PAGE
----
Bible Archaeology

Road Found at Bethsaida from Time of Jesus

Christian News Network:

Archaeologists have uncovered what they believe is a road that was traveled by Jesus and the disciples in the ancient town of Bethsaida.

In conducting a dig near the Northeastern shore of the Sea of Galilee in Israel, which was originally meant to serve as a mission to find artifacts from the Roman period, archaeologists came across a distinctive discovery.

“We uncovered a paved street from the time of Jesus’s disciples, which runs westward through the residential area from the corner of the Fisherman’s House down toward the Jordan valley,” Nicolae Roddy of Creighton University in Omaha, Nebraska, one of the leaders of the dig, told the publication Popular Archaeology. “I tell people that Andrew, Peter and Phillip almost certainly walked on it because they would have had to have gone out of their way to avoid it!”

Dr. Rami Arav of the University of Nebraska has reportedly been working on excavating Bethsaida for approximately 20 years, and others like Roddy have joined in the adventure.

Bethsaida, which literally means “House of Fishing,” is mentioned a number of times in the Bible as a city that Jesus visited to preach repentance and faith in the Gospel. John 1 outlines that “Phillip was of Bethsaida, the city of Andrew and Peter,” and that Jesus had found Phillip in the area of Galilee and called the fisherman to follow him. Mark 8 speaks of Jesus healing a blind man in Bethsaida, and in Luke 10, Jesus rebukes the city of Bethsaida for their rejection of Him.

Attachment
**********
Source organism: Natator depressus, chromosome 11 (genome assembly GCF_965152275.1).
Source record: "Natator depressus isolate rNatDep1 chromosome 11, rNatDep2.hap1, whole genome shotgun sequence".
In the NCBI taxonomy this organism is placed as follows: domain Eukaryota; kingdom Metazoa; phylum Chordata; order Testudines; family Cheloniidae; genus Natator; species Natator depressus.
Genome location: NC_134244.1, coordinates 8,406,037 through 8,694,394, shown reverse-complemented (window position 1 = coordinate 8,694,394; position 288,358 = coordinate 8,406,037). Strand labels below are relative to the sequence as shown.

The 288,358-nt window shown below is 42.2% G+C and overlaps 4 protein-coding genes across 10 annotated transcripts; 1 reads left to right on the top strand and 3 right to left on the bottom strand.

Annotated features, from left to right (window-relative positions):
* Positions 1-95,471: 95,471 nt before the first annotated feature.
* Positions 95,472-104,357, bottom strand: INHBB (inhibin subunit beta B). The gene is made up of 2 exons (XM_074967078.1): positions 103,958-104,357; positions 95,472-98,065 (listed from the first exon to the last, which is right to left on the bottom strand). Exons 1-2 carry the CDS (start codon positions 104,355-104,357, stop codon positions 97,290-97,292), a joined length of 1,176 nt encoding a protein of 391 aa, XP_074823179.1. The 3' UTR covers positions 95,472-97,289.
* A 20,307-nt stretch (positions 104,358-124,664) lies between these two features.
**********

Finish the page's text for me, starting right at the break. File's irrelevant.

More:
“Woe unto thee, Chorazin! Woe unto thee, Bethsaida!” he said. “For if the mighty works had been done in Tyre and Sidon, which have been done in you, they had a great while ago repented, sitting in sackcloth and ashes.”

Archaeologists state that Bethsaida is believed to be part of the kingdom of Geshur, which is mentioned in the Old Testament. King David had married Maaca, the daughter of the king of Geshur.




Land Donated to Ordinariate to Build First Chancery

Some US Ordinariate news:

The Personal Ordinariate of the Chair of St. Peter has been given land in Houston, Texas, on which to build its first chancery, or headquarters, Msgr. Jeffrey N. Steenson, the Ordinary, announced today.

During a Mass at Our Lady of Walsingham, the principal church of the Ordinariate, he said, “Today, I want to acknowledge with deepest gratitude a very generous gift from an anonymous donor to Our Lady of Walsingham and the Ordinariate: the gift of five acres. … This will be the future home of the chancery of the Ordinariate as well as serve future expansion needs of this wonderful, growing parish. It is an incredible blessing, and I know you all will want to say with me: To God be the glory.”

The property, purchased by donors for $5 million, is located on Westview Drive, immediately behind and contiguous with Our Lady of Walsingham, which is at 7809 Shadyvilla Lane, Houston. The parish site also includes a shrine to Our Lady of Walsingham.

Joining parishioners at today’s Mass were a number of Anglican priests from throughout the United States and Canada who are applying to become Catholic priests for the Ordinariate. The men were in Houston as part of the Ordinariate’s priest formation program.

Planning for the chancery design will begin later this month. Additional donors will be sought for the construction of the building. The Ordinariate currently has a small office at St. Mary’s Seminary in Houston, with most of the small staff located in other cities across the United States.